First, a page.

This relates to a broader point residing at the heart of Time for Outrage! Fundamentally, it seeks to animate a tradition of republican citizenship that has slowly been eviscerated by the entrenchment of globalisation since the end of the Second World War. Rather than basing political life on the promotion of the individual, we should define it through a sense of fraternity whereby a citizen is expected not only to receive a set of goods from the state, but also to devote themselves to the public cause. Citizenship is not merely exercised through the ballot box, but is realised by means of active and continual engagement with the political institutions of society. It is this emphasis on public-spiritedness, through the sentiment of outrage against injustice, that Hessel hopes will provide a powerful stimulant for a new, invigorated, and participatory form of political culture.

Such active political engagement must not be moored exclusively in an insular and restricted concern for national affairs. Our indignation must also brave the pressing matters of international injustice. Time for Outrage! is steeped in a palpable sense of internationalism, an ideal that has clearly informed Hessel’s entire life. From his championing of immigrant rights—in the face of considerable challenges posed by the Sarkozy administration—to the defense of Palestinians and their right to statehood, Hessel has always detached his virtues from a nationwide parochialism and elevated them to embrace humanity as a whole. As he states, “The rights set forth in the Universal Declaration of Human Rights in 1948 are indeed universal. When you encounter someone who lacks those rights, have sympathy and help him or her to achieve them.”

Hessel’s ambitions have certainly resonated with the French public. The text adds to that tradition of intellectual engagement in the public sphere—from Jean-Jacques Rousseau, through Emile Zola, to Régis Debray—that has always proved popular in France. Its success might additionally be attributed to its simplicity; the work should be seen not as an episode of Panglossian reverie, burdened by abstraction that cannot function in practice, but as a refreshingly simple lexicon of discontent around which a broader, inclusive movement of political action can form. More importantly, however, it has tapped into a sense of despair among the French progressive left, currently in a state of fracture (unquestionably aggravated by L’Affaire DSK). But it remains to be seen whether astonishing book sales can be translated into radical political action. It seems that the political success of Hessel’s call to arms is tied to the fortunes of the French Socialist Party and the progressive movement in general; worryingly, at present, the resurgent Front National under Marine Le Pen has been more successful in rousing the French to scorn the sagging and listless politics of Sarkozy.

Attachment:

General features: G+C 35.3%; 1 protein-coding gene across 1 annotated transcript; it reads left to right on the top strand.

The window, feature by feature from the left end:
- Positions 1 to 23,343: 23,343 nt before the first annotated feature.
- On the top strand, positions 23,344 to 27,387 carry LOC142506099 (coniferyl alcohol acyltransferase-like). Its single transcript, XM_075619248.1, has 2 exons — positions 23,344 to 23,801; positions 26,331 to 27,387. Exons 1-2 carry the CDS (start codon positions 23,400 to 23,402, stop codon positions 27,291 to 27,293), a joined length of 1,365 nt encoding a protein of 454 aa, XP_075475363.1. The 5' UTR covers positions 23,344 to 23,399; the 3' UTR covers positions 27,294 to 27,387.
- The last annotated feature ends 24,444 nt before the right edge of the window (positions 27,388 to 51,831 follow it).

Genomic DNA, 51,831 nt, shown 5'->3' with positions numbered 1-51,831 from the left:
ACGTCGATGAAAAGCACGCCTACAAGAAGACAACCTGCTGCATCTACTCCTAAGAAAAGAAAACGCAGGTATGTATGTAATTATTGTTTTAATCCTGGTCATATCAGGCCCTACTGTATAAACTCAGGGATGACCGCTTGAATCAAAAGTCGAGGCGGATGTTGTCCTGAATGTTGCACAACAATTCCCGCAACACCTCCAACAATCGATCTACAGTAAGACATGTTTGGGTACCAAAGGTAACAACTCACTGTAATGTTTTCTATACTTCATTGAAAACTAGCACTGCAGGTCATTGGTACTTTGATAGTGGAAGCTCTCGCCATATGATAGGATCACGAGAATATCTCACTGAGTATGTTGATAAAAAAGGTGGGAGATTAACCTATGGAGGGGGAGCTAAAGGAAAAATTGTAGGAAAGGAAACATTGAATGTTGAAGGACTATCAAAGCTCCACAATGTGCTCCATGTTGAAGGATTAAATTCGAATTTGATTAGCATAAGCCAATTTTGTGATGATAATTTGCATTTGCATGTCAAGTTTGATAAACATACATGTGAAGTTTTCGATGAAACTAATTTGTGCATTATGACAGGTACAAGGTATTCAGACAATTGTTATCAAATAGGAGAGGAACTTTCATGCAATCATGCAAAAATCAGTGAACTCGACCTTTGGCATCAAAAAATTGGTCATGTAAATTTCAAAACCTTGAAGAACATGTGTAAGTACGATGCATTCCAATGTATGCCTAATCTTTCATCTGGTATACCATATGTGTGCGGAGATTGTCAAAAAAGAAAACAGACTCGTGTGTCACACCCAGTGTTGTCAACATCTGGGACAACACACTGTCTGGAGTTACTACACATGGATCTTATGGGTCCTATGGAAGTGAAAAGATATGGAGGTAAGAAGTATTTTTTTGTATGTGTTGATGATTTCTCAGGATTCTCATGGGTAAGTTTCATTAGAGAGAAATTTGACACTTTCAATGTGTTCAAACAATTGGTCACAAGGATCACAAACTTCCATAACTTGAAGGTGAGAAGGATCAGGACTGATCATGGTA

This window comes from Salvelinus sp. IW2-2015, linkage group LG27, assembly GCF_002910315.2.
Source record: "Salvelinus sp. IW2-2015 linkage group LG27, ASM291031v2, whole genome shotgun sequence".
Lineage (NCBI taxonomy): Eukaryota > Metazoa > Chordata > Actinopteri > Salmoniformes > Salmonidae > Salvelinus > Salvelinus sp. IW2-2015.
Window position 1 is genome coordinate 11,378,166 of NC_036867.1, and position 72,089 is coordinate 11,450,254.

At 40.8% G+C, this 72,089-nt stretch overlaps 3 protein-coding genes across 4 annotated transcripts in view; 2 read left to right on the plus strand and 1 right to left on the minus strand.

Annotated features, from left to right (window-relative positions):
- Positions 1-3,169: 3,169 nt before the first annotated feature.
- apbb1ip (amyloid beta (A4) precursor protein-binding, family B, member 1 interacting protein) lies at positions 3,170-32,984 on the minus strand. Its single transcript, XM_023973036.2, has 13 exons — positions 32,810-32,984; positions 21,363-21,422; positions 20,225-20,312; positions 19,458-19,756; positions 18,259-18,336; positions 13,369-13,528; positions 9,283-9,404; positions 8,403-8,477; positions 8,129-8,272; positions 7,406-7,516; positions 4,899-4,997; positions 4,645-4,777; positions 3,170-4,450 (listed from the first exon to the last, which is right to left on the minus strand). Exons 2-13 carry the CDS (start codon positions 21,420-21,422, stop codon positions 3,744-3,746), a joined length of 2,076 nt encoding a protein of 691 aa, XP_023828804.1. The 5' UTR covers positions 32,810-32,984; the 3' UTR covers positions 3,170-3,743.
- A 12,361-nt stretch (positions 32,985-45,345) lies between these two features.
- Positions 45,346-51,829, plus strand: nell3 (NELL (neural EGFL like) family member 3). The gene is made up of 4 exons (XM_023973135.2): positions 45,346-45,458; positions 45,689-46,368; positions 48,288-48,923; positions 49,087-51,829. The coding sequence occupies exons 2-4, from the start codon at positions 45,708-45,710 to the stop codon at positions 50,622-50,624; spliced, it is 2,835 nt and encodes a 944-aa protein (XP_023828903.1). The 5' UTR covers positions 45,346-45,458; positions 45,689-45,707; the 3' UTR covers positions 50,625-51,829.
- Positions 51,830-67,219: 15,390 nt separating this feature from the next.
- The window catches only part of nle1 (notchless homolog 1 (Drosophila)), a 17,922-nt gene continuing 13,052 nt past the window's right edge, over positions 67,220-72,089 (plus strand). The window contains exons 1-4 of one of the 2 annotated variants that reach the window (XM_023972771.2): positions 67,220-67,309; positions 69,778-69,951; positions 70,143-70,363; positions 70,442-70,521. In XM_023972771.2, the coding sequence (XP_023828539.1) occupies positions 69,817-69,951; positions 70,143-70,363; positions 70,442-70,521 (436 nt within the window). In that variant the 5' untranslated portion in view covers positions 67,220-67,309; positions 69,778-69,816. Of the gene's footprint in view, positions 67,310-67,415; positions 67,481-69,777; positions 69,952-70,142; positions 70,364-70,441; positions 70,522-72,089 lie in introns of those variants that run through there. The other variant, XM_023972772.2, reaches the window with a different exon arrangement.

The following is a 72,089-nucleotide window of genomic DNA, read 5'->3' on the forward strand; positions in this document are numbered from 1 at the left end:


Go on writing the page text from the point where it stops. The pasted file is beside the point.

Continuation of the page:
The effect Time for Outrage! will have on UK readers also remains to be seen. We face similar economic and social problems to those Hessel seeks to confront in France. Even the raw simplicity of the text itself would suit the British predisposition for jargon-free prose, excised of the neologisms characteristic of continental European political thought. Nevertheless, because the sentiment in Time for Outrage! is anchored in such a specific historical context—the occupation of France—it is unlikely that it will be met with the same acclaim, literary or political, as in France. Hessel’s very purpose—to summon the spirit of the Resistance—will surely prove his pamphlet’s greatest obstacle to success here in the UK. While France might easily respond to the mobilization of the Resistance as a defining historical moment from which to draw example (and help expunge the memory of collaboration), this is a leap of imagination too far for UK readers. Here, in the context of the Second World War, the historical vista is dominated by the memory of the blitzkrieg and the Battle of Britain, which has come to shape our oppositional culture. Juxtaposed to a French oppositional culture of insurrection, resistance, subterfuge, and subversion, ours is one defined by categories of endurance, fortitude, pluck, stoicism, tenacity, and tolerance. In short, a more passive culture of resistance.

Nevertheless, the UK progressive left would be wise to embrace the broad political principles that Hessel seeks to foment: indignation, collective action, and sustained mass political participation. The frustratingly anodyne Ed Miliband has certainly given progressives cause to seek out alternative spokespersons of resistance to the Tory-led coalition government. Hessel’s pamphlet, despite its historical particularity, might be one such source.

Gavin Jacobson is reading for a DPhil in International Relations at Balliol College, Oxford.